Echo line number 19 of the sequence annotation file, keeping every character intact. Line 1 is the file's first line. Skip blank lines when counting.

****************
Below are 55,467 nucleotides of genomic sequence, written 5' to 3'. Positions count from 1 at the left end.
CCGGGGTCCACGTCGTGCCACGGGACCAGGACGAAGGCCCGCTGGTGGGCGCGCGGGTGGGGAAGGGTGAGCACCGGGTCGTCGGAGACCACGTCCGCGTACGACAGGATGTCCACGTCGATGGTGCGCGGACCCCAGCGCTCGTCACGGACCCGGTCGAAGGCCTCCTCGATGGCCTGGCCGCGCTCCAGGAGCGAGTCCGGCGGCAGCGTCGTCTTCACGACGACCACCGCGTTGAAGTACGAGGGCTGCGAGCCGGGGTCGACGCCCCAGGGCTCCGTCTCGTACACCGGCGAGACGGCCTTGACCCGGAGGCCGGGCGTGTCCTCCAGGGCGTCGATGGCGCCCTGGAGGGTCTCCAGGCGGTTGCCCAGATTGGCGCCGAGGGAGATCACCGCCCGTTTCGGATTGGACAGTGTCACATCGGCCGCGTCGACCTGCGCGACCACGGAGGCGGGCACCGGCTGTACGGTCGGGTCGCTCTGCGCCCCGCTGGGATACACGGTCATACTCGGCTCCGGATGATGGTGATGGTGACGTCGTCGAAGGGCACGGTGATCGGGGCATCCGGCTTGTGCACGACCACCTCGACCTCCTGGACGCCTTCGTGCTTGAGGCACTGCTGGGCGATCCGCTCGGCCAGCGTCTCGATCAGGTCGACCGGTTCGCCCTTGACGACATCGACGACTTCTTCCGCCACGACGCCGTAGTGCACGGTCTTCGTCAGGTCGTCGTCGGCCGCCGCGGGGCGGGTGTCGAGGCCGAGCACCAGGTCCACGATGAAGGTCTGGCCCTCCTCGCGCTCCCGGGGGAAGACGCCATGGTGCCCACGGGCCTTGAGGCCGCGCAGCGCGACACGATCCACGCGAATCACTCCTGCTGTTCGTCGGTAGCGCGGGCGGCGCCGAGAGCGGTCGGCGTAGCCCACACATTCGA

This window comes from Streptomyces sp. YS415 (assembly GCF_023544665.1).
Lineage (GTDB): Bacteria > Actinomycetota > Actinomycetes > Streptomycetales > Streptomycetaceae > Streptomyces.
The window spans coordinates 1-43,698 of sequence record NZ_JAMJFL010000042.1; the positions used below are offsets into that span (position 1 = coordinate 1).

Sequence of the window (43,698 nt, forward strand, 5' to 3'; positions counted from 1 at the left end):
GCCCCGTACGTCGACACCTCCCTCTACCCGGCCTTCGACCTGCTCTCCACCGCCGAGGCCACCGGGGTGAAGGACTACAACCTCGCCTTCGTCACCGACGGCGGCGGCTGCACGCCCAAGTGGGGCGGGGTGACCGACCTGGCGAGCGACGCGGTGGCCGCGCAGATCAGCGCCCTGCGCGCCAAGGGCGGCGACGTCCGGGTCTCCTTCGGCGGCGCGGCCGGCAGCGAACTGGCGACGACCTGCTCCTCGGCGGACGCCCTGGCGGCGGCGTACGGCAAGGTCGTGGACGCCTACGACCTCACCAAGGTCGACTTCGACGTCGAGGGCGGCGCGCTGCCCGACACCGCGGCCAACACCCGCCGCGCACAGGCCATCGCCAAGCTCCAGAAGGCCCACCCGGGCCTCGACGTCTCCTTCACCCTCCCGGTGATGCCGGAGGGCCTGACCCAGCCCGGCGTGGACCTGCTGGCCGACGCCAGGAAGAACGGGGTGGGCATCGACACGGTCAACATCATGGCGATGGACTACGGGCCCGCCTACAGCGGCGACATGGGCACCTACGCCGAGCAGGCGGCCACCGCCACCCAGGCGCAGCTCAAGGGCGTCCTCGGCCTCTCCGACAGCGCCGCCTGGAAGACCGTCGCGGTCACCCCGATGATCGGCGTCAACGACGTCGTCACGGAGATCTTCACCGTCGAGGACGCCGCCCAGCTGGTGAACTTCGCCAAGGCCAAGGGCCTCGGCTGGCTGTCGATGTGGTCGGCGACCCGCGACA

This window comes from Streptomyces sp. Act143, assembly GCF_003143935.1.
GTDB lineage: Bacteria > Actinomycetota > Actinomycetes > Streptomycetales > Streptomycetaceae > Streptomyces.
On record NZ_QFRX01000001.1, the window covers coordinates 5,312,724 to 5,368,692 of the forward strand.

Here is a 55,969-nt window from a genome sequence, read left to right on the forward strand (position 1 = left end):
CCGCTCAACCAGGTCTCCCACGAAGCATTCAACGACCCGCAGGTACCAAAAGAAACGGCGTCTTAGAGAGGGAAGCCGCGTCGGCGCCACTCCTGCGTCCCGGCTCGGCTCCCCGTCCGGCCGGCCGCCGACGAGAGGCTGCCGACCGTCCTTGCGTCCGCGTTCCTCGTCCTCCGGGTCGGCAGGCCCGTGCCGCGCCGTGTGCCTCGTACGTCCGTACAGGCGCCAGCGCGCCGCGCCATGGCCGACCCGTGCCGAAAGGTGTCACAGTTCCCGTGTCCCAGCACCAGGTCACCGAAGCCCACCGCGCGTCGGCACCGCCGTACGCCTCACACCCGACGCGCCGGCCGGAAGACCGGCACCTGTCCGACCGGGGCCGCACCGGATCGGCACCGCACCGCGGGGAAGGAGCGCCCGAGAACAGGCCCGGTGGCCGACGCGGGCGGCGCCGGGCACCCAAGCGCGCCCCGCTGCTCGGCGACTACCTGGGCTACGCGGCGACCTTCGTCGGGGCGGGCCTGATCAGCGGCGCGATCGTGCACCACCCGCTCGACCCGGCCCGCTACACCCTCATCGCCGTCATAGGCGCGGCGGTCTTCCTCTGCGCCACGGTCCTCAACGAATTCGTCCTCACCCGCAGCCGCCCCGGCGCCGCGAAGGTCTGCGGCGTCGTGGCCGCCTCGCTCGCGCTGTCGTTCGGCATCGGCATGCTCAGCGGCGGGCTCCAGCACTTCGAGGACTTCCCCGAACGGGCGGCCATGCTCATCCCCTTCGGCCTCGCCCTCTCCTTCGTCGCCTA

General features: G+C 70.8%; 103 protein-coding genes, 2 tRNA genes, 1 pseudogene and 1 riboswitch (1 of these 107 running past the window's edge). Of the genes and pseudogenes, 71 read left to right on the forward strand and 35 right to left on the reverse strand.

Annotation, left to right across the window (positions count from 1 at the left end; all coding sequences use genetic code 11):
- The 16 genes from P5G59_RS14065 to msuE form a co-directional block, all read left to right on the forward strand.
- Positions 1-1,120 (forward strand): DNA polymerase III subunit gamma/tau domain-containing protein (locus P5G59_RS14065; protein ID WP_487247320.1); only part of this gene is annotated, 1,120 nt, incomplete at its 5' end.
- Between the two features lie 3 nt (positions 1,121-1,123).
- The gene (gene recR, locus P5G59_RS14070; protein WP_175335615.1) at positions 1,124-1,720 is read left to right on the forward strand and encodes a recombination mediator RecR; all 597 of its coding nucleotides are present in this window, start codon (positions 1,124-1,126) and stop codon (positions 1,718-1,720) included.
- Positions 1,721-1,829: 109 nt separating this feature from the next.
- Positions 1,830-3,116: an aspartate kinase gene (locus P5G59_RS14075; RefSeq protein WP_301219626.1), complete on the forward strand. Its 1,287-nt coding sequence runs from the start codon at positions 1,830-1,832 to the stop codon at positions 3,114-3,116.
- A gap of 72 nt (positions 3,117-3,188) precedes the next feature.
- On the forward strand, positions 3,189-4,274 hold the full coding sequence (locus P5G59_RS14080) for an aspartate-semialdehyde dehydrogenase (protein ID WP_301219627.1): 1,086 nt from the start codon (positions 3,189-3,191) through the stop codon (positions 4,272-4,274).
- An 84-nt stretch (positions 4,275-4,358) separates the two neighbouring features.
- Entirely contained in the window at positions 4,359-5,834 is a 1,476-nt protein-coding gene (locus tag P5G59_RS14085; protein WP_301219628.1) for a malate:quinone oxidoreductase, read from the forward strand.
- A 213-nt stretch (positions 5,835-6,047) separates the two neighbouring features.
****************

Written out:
- Positions 1,721-1,829: 109 nt separating this feature from the next.